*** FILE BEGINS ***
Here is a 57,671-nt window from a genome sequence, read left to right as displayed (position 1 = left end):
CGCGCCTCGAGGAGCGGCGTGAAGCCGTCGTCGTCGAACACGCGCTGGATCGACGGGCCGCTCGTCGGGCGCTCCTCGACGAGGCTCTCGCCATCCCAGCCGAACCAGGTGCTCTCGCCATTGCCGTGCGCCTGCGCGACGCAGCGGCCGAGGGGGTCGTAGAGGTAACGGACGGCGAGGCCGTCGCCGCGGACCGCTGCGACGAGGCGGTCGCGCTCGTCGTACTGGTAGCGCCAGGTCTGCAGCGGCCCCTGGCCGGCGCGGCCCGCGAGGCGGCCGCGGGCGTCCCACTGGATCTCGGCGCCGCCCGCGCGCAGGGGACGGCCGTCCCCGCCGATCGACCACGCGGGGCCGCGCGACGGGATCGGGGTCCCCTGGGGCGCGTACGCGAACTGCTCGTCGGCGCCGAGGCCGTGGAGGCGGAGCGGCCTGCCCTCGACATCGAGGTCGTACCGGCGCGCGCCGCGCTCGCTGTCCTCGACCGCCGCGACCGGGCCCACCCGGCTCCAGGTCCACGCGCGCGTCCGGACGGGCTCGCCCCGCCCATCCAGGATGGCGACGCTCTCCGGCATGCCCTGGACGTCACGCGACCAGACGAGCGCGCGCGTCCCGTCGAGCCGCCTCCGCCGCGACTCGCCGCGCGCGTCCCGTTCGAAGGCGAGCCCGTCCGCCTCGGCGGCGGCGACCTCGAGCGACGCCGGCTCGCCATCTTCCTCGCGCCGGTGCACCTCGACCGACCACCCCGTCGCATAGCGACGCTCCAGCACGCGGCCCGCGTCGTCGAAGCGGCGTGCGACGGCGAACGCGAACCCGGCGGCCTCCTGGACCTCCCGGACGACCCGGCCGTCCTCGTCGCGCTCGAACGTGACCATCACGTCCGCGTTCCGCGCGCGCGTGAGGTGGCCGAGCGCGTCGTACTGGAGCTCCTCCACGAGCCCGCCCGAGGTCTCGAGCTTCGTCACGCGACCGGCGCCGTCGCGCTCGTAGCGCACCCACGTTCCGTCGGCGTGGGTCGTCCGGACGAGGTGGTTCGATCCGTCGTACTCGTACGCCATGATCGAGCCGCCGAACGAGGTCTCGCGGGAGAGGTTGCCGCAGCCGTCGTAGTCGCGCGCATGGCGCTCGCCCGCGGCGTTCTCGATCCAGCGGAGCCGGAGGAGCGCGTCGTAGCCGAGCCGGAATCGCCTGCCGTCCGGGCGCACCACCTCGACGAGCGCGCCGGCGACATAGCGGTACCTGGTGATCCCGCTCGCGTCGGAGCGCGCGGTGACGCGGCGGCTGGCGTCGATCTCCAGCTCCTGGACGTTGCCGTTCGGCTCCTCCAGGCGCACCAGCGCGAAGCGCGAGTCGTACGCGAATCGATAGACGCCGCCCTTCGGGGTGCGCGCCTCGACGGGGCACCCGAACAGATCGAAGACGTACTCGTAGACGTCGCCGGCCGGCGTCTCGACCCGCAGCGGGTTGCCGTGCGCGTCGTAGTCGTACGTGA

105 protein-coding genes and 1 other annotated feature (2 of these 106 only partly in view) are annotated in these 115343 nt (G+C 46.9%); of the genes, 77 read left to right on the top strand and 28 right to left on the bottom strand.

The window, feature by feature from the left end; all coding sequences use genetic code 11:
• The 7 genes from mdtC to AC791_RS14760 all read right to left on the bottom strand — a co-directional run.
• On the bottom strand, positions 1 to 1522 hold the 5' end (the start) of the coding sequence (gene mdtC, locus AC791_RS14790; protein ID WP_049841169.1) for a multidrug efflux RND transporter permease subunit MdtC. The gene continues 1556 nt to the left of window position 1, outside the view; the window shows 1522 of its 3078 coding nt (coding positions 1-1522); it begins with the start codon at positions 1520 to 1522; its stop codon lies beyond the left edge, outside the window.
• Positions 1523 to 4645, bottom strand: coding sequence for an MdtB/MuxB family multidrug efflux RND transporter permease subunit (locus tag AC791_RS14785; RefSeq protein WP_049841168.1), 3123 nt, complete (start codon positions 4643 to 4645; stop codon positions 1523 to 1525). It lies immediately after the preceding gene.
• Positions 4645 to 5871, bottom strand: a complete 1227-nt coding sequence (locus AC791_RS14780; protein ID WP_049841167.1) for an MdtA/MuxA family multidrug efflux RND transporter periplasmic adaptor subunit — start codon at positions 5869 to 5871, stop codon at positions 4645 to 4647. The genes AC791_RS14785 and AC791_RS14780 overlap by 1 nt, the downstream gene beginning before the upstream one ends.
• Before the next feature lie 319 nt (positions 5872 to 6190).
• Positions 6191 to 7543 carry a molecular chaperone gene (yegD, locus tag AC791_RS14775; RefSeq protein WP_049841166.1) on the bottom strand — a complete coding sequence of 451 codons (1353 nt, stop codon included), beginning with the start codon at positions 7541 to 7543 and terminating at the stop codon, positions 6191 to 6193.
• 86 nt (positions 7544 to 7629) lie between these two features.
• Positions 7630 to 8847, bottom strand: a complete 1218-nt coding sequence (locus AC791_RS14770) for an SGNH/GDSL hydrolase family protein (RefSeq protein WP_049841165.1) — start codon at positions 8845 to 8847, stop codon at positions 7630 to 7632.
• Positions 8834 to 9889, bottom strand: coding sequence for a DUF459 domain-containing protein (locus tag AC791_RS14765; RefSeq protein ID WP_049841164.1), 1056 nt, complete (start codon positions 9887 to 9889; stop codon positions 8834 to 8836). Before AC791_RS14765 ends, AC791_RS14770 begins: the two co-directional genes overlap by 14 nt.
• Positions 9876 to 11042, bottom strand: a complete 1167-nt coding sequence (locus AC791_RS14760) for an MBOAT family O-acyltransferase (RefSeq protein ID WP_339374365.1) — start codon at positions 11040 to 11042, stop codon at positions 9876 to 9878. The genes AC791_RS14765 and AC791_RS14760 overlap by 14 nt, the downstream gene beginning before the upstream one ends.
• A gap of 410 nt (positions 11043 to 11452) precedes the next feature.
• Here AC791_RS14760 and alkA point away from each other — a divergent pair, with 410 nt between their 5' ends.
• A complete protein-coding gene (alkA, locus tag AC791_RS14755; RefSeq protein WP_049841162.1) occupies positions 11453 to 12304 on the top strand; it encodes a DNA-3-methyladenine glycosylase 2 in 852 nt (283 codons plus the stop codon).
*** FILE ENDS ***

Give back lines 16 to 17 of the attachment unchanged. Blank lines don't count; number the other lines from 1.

• Here AC791_RS14760 and alkA point away from each other — a divergent pair, with 410 nt between their 5' ends.
• A complete protein-coding gene (alkA, locus tag AC791_RS14755; RefSeq protein WP_049841162.1) occupies positions 11453 to 12304 on the top strand; it encodes a DNA-3-methyladenine glycosylase 2 in 852 nt (283 codons plus the stop codon).